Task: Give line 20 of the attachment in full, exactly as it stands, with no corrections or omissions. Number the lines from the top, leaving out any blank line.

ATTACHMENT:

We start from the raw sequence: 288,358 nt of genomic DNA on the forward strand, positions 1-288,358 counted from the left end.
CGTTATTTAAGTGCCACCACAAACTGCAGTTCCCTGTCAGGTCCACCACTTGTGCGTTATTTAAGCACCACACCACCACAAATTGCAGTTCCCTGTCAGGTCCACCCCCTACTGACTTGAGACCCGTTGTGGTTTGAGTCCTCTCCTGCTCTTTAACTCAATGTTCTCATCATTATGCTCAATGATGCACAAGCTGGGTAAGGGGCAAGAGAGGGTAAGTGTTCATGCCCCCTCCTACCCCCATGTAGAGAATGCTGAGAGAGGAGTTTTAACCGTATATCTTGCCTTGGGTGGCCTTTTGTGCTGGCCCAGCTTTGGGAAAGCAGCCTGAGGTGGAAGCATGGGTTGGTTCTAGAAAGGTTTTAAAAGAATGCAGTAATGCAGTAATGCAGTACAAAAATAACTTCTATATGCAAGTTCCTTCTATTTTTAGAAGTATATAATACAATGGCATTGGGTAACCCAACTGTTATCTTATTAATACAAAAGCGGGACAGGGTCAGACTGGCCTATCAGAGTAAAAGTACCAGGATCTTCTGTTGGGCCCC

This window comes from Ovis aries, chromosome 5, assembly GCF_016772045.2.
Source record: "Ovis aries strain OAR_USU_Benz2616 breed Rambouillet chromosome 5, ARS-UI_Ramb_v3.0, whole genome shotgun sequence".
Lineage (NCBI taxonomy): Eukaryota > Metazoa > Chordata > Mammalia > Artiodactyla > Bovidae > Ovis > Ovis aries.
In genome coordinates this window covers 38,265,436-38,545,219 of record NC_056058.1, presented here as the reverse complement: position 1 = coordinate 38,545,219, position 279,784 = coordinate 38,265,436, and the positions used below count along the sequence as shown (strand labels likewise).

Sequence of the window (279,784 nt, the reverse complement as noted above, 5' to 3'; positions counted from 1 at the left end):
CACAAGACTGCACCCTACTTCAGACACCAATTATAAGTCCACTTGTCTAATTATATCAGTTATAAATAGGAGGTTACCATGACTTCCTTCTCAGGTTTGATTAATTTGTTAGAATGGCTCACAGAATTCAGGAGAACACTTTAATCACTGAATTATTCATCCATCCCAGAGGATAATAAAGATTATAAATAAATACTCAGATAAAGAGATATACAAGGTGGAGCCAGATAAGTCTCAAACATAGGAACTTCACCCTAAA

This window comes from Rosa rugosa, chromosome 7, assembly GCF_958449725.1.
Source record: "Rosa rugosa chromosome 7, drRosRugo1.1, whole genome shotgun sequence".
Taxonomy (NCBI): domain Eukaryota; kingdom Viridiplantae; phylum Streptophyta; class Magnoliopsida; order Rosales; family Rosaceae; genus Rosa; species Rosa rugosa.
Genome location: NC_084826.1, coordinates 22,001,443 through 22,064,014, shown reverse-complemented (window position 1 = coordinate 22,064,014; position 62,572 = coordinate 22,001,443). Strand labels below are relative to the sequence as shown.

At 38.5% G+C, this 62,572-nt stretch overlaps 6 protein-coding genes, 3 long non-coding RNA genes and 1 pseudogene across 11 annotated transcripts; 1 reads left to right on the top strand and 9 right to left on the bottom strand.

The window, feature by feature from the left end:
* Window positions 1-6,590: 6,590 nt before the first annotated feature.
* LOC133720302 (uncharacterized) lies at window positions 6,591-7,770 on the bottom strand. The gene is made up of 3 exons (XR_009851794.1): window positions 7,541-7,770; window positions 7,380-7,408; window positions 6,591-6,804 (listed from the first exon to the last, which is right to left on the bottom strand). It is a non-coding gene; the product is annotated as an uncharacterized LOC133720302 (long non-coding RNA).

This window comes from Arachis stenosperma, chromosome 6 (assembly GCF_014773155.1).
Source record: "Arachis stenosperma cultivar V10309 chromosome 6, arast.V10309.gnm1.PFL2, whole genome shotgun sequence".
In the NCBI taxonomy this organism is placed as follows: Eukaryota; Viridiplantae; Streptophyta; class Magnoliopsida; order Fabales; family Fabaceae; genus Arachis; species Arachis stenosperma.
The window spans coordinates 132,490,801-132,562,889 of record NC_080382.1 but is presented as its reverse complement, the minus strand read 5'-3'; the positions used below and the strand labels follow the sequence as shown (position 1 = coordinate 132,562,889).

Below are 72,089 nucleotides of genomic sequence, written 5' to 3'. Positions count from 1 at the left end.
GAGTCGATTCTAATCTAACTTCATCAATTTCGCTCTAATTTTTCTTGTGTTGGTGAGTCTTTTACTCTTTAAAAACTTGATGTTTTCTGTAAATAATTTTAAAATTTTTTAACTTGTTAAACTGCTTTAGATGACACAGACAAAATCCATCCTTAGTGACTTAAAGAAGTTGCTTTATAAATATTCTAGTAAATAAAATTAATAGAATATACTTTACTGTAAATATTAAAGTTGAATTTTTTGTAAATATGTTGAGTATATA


The window spans coordinates 132,490,801-132,562,889 of record NC_080382.1 but is presented as its reverse complement, the minus strand read 5'-3'; the positions used below and the strand labels follow the sequence as shown (position 1 = coordinate 132,562,889).